Functional assessment was performed using the Harris Hip Score (HHS) and the German Extra Short Musculoskeletal Function Assessment Questionnaire (XSFMA-D). All peri- and postoperative complications were recorded. The scores were assessed before and after an average of 35 months following surgery. The XCMFA-D [16], a score based on the Short Musculoskeletal Function Assessment Questionnaire (SMFA), was used to evaluate musculoskeletal function from a patient’s perspective [17]. The XSMFA-D is a 16-item version for routine assessment of functional capacity in patients with orthopaedic disorders. It analyses functional deficits and impairments due to inflammatory, degenerative and injury related causes [17].

Radiographic analysis

Radiographic analyses were performed using standing anterior-posterior (AP) radiographs of the pelvis and lateral radiographs of the proximal femur pre-operatively, postoperatively and during follow-up. All data were collected in a blinded fashion and random order. The lateral offset was measured between the lateral wall of the Koehler’s tear drop and the medial point of the trochanter minor, while the vertical offset (=leg length) was measured from the highest point of the trochanter major to the lowest point of the os ischium (Fig. 1).
Fig. 1
Fig. 1

Measurement of lateral offset from the lateral wall of the Koehler’s tear drop of the pelvis and the medial point of the trochanter minor (see measurement a within Fig. 1a and b). The leg length (=vertical offset) was measured from the highest point of the trochanter major of the femur to the lowest point of os ischium of the pelvis (see measurement b within Fig. 1a and b). The centrum-collum-diaphyseal-angle (see pink line within Fig. 1a and b) was defined preoperatively as the angle between the shaft axis and the femoral neck, and postoperatively the angle between the shaft axis and the neck of the prosthesis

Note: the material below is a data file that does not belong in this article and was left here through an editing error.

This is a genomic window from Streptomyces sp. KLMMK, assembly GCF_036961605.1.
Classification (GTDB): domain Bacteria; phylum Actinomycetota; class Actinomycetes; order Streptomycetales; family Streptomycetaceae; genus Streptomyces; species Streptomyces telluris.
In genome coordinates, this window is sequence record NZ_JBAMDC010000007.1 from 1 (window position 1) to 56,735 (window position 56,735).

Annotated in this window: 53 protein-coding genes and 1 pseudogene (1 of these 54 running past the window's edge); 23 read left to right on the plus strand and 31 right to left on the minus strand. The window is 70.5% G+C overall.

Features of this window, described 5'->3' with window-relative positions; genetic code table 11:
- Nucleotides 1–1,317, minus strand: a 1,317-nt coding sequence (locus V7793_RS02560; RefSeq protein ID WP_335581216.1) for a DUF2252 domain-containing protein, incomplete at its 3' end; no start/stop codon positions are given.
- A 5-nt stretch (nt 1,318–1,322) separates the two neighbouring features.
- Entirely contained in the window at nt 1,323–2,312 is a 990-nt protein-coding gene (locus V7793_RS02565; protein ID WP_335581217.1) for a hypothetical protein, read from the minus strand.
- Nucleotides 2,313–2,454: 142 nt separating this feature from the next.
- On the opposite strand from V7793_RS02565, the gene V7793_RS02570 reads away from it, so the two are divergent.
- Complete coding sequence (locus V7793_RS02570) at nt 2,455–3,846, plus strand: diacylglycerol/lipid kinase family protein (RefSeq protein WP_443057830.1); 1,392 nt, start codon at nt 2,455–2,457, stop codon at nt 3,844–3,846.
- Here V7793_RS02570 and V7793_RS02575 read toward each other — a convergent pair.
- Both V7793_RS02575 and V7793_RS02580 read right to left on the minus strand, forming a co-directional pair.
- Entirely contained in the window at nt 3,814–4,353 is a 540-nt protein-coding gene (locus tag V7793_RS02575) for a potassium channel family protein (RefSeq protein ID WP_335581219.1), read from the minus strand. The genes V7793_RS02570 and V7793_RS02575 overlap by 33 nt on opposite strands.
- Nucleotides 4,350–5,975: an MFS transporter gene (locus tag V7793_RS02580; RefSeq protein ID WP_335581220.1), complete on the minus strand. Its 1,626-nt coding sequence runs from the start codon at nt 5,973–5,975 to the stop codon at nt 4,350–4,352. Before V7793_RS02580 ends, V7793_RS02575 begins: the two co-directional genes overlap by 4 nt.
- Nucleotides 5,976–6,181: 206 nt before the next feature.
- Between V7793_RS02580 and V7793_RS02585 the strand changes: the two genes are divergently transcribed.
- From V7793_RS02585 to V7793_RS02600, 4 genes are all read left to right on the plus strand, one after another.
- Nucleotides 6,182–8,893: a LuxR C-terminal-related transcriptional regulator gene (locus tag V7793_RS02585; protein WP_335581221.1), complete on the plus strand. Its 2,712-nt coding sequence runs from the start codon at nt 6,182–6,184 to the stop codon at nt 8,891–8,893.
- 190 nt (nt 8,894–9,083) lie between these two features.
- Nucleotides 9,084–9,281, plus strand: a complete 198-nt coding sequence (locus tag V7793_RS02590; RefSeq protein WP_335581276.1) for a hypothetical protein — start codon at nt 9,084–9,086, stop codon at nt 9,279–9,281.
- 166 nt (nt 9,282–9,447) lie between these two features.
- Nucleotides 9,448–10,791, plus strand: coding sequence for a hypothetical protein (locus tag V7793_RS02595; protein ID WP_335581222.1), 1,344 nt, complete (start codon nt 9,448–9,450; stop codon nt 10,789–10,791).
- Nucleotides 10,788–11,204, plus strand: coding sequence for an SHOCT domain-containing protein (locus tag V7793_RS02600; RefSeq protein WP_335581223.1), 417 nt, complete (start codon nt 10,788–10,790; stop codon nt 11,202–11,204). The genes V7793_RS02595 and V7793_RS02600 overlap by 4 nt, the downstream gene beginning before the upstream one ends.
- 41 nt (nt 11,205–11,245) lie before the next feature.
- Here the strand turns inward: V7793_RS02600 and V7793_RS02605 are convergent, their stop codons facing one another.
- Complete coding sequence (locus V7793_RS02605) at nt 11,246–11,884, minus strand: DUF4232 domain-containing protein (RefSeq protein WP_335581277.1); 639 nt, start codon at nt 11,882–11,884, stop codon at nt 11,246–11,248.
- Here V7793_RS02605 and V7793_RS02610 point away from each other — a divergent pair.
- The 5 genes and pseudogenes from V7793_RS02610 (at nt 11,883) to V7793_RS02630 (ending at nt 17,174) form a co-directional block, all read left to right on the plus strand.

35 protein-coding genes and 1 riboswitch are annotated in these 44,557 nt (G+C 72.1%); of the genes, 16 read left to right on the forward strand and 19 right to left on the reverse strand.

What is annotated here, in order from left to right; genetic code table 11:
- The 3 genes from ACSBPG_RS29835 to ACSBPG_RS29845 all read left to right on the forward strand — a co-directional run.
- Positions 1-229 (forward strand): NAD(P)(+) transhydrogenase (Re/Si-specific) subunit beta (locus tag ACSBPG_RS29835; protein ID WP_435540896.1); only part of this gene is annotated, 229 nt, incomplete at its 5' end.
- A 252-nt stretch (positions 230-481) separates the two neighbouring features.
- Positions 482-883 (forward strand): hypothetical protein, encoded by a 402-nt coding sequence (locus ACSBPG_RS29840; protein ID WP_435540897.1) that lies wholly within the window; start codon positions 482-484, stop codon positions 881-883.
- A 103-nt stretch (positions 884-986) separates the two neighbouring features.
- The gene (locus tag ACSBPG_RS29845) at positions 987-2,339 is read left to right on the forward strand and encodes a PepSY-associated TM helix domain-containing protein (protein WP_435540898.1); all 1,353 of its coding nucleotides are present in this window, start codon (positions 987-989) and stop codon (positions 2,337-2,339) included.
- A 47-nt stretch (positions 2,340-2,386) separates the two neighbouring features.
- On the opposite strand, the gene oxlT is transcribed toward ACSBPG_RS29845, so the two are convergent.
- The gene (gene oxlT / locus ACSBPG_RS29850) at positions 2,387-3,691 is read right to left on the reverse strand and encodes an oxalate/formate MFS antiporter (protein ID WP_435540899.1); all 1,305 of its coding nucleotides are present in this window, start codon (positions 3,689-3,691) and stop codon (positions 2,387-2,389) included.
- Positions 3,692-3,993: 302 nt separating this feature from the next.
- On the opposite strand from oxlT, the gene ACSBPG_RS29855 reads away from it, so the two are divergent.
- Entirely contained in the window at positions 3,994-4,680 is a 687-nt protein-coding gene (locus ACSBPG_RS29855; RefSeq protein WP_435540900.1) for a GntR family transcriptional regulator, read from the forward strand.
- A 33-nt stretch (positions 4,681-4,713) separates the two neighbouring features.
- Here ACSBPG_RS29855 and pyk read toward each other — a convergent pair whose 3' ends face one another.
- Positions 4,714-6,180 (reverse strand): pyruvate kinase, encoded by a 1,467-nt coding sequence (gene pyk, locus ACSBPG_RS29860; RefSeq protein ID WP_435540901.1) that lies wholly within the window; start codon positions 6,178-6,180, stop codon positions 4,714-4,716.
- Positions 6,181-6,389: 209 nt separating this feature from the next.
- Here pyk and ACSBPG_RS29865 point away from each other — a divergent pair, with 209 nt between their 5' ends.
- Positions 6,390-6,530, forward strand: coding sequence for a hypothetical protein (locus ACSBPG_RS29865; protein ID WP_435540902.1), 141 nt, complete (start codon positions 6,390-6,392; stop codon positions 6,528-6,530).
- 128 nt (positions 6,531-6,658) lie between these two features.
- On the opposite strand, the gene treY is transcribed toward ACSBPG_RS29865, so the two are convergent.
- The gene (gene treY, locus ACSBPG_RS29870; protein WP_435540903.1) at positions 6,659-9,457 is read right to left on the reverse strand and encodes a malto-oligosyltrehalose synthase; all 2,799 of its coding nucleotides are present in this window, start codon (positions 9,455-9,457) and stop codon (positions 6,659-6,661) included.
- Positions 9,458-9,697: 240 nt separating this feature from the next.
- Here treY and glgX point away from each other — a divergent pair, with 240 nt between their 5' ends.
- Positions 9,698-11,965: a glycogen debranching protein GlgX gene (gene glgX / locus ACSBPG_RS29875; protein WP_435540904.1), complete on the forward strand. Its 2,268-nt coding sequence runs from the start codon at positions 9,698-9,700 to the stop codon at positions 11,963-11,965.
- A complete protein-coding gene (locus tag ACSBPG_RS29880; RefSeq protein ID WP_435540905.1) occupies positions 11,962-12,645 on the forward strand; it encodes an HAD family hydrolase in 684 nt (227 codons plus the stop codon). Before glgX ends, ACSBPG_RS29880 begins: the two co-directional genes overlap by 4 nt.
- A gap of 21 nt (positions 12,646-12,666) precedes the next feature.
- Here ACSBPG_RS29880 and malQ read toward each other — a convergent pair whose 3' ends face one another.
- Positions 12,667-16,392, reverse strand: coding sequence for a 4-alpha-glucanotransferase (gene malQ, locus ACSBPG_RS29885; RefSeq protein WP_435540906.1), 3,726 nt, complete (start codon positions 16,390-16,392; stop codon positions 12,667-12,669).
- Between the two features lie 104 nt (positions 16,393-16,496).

Stem alignment was measured on postoperative radiographs and classified into three groups: Varus alignment (CCD angle < 120°), neutral alignment (CCD angle 120°-140°) and valgus alignment (CCD angle >140°) (Fig. 2).
Fig. 2
Fig. 2

Varus and valgus- alignement of the stem

The CCD angle was defined pre-operatively as the angle between the shaft axis and the femoral neck, and post-operatively between the shaft axis and the neck of the prosthesis (Fig. 1). The post-operative radiographs were also examined for radiolucency lines, osteolysis or increased density in the periprosthetic zones described by Gruen [10].

Statistics

Values were given as means, range and SD. We used the software SAS (Version 9.2, SAS Inst. Inc. Cary NC, USA) for all statistical analyses. Chi square analysis was used to compare differences between patients with or without risk factors (BMI, diabetes mellitus, approach). A p value of <0.05 was considered significant.

Results

Patient characteristics